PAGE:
You can refer to the datasheet to explore further:
In the coming tutorials, we will start writing our first program for the RPI Pico development board. Meanwhile, you may like to check these recent projects developed with Raspberry Pi Pico:
Raspberry Pi Pico Limitations
Like ESP32 and ESP8266, Raspberry Pi Pico can be programmed with Micropython. But unlike ESP32 and ESP8266, it doesn’t contain onboard WiFi, Bluetooth, and BLE peripherals. Hence, to use this board for IoT projects, we will have to connect external WiFi, Bluetooth, and BLE modules. It is a great choice for low-cost applications. But adding WiFi, Bluetooth and BLE externally will make its price more than an ESP32 board. This is the first development board in the microcontroller series from Raspberry Pi. Maybe they will add more onboard peripherals in the next versions of the development board.
Tutorials and Projects:
- Getting Started with Raspberry Pi Pico using Thonny IDE
- Getting Started with Raspberry Pi Pico using uPyCraft IDE
- Generate Delay with Raspberry Pi Pico Timers using MicroPython
- OLED Display with Raspberry Pi Pico using MicroPython
- HC-SR04 Ultrasonic Sensor with Raspberry Pi Pico using MicroPython
- DHT11 DHT22 with Raspberry Pi Pico using MicroPython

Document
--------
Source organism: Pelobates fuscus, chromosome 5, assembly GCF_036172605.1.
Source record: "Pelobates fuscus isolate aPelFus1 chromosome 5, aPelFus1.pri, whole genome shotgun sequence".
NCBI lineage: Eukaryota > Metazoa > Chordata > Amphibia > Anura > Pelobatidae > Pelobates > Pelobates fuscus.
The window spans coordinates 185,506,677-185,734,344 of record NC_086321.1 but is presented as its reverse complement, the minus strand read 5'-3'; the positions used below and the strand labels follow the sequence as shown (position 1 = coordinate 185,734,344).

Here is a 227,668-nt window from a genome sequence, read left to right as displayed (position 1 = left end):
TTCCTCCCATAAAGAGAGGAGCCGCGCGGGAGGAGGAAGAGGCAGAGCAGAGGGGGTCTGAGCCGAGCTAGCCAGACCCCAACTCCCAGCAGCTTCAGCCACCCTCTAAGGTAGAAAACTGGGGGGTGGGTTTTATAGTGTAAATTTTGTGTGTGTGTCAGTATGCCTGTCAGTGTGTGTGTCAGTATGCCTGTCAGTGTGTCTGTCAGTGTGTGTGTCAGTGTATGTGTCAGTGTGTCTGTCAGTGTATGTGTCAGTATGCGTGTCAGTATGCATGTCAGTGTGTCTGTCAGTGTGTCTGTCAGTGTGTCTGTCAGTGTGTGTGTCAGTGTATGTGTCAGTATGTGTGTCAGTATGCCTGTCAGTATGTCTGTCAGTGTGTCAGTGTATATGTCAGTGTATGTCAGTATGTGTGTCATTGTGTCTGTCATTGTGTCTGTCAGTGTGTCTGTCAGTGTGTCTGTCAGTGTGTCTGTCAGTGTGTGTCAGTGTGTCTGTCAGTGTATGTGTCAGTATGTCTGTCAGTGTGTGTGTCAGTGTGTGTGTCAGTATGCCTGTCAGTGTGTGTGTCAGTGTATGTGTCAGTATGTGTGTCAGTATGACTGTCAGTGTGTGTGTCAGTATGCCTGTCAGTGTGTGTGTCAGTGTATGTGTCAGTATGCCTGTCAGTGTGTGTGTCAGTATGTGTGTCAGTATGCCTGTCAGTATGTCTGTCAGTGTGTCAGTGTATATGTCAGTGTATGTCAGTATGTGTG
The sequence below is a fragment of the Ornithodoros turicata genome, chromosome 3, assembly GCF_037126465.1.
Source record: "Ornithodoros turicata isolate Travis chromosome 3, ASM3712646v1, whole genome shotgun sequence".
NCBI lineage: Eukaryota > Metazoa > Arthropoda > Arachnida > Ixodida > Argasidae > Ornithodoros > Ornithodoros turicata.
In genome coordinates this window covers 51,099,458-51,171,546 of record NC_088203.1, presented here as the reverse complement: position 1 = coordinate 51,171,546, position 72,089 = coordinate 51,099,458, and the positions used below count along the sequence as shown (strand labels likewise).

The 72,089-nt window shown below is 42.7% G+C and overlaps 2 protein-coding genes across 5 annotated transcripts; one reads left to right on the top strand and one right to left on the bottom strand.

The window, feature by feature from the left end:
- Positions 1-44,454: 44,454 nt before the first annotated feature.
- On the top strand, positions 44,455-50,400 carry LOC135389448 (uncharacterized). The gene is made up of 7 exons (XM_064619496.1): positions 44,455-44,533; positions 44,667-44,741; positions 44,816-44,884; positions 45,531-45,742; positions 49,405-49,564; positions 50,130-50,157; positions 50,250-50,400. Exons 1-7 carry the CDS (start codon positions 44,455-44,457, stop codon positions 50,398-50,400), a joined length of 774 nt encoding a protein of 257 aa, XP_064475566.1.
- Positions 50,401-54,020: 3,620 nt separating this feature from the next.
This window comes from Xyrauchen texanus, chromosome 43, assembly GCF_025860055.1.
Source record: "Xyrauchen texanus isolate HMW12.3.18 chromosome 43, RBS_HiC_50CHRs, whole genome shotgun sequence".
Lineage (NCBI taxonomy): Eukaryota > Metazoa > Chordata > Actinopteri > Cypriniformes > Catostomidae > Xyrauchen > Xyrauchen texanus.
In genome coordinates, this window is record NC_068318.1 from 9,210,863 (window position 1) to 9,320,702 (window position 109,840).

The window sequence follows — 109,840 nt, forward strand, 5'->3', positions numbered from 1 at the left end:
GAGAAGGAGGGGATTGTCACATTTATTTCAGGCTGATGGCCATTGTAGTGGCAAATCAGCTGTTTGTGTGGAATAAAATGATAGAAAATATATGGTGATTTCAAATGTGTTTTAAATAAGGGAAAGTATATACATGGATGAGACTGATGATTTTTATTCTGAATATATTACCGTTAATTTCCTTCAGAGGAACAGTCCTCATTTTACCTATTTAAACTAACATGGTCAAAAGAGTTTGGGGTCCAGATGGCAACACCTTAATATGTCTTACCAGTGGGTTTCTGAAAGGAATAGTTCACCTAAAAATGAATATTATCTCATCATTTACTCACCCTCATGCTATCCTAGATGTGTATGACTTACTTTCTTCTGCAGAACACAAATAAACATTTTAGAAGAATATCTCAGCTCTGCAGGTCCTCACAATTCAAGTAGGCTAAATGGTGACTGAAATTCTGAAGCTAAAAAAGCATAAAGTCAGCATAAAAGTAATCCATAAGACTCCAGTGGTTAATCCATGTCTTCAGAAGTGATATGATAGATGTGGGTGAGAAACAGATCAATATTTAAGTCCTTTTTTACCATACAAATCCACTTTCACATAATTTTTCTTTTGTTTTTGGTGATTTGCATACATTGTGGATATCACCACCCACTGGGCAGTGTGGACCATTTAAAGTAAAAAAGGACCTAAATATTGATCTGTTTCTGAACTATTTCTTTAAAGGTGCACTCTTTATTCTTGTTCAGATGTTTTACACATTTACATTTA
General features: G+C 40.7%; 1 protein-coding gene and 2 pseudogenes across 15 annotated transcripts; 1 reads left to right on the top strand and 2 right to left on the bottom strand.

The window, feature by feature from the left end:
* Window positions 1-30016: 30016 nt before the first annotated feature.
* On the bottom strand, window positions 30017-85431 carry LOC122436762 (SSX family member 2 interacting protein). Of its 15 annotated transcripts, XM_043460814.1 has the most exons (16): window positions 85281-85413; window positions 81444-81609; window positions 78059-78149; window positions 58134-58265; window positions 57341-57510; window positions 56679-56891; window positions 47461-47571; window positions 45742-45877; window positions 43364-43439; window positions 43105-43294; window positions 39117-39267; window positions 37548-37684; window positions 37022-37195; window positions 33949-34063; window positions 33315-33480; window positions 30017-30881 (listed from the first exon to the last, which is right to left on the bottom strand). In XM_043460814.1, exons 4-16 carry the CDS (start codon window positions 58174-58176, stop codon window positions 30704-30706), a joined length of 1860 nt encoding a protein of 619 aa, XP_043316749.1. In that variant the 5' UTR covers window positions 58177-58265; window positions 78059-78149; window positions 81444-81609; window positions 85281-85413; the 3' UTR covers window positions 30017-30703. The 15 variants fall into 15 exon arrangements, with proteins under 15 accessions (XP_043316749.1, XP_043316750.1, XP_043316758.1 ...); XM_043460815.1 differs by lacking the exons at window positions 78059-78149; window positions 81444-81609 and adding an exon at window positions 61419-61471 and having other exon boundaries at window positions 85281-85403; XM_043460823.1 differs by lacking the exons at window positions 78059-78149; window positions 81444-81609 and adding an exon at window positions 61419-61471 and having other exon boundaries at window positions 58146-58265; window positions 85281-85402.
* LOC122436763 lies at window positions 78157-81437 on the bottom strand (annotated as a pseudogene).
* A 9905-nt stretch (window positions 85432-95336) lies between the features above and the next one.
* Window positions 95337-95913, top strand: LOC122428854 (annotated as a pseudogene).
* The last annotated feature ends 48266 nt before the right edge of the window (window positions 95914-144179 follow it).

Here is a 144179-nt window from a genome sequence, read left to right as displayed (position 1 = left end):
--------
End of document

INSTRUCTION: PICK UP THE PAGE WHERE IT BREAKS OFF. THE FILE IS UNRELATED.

- DS18B20 Temperature Sensor with Raspberry Pi Pico using MicroPython
- Control DC Motor using L298N Driver with Raspberry Pi Pico and MicroPython
- HC-05 Bluetooth Interfacing with Raspberry Pi Pico – Control Outputs
- Servo Motor with Raspberry Pi Pico using MicroPython
- 28BYJ-48 Stepper Motor with Raspberry Pi Pico using MicroPython
- Interface Analog Joystick Module with Raspberry Pi Pico
- TM1637 4-Digit 7 Segment Display Module with Raspberry Pi Pico
- Data Logger with Raspberry Pi Pico and Micro SD Card
- Interface Micro SD Card Module with Raspberry Pi Pico
- RC522 RFID Reader Module with Raspberry Pi Pico
- Raspberry Pi Pico Dual Core Programming
- MAX7219 LED Dot Matrix Display with Raspberry Pi Pico
- Interface ESP8266 WiFi Module with Raspberry Pi Pico
- Raspberry Pi Pico Web Server with BME280 (Weather Station)
- Raspberry Pi Pico BME680 Web Server with MicroPython
- Raspberry Pi Pico DS18B20 Web Server (Weather Station)
- Raspberry Pi Pico DHT22 Web Server (Weather Station)
- Raspberry Pi Pico Web Server Control GPIO Outputs
- Raspberry Pi Pico Send BME280 Readings to ThingSpeak
- Raspberry Pi Pico Send DHT22/DHT11 Sensor Readings to ThingSpeak
- Raspberry Pi Pico Send DS18B20 Sensor Readings to ThingSpeak